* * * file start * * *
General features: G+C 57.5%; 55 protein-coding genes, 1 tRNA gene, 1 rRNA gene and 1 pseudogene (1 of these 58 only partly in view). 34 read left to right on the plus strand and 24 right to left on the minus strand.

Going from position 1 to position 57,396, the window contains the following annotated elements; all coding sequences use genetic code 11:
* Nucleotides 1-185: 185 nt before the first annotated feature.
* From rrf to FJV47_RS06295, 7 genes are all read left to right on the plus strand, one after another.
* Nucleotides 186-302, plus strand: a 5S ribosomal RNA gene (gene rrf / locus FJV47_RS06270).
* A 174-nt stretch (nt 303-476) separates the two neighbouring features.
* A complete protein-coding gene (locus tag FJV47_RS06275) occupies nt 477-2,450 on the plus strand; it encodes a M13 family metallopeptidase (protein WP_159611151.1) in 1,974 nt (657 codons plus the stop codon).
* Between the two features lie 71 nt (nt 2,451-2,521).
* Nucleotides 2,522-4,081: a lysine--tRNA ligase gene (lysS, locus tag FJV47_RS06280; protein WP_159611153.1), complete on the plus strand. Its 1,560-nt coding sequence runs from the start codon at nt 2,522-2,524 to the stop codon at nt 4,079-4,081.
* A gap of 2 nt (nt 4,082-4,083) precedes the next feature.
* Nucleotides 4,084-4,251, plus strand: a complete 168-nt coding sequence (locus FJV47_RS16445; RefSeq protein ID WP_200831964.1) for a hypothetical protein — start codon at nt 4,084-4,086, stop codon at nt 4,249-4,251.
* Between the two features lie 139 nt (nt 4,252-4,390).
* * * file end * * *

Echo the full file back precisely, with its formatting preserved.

General features: G+C 57.5%; 55 protein-coding genes, 1 tRNA gene, 1 rRNA gene and 1 pseudogene (1 of these 58 only partly in view). 34 read left to right on the plus strand and 24 right to left on the minus strand.

Going from position 1 to position 57,396, the window contains the following annotated elements; all coding sequences use genetic code 11:
* Nucleotides 1-185: 185 nt before the first annotated feature.
* From rrf to FJV47_RS06295, 7 genes are all read left to right on the plus strand, one after another.
* Nucleotides 186-302, plus strand: a 5S ribosomal RNA gene (gene rrf / locus FJV47_RS06270).
* A 174-nt stretch (nt 303-476) separates the two neighbouring features.
* A complete protein-coding gene (locus tag FJV47_RS06275) occupies nt 477-2,450 on the plus strand; it encodes a M13 family metallopeptidase (protein WP_159611151.1) in 1,974 nt (657 codons plus the stop codon).
* Between the two features lie 71 nt (nt 2,451-2,521).
* Nucleotides 2,522-4,081: a lysine--tRNA ligase gene (lysS, locus tag FJV47_RS06280; protein WP_159611153.1), complete on the plus strand. Its 1,560-nt coding sequence runs from the start codon at nt 2,522-2,524 to the stop codon at nt 4,079-4,081.
* A gap of 2 nt (nt 4,082-4,083) precedes the next feature.
* Nucleotides 4,084-4,251, plus strand: a complete 168-nt coding sequence (locus FJV47_RS16445; RefSeq protein ID WP_200831964.1) for a hypothetical protein — start codon at nt 4,084-4,086, stop codon at nt 4,249-4,251.
* Between the two features lie 139 nt (nt 4,252-4,390).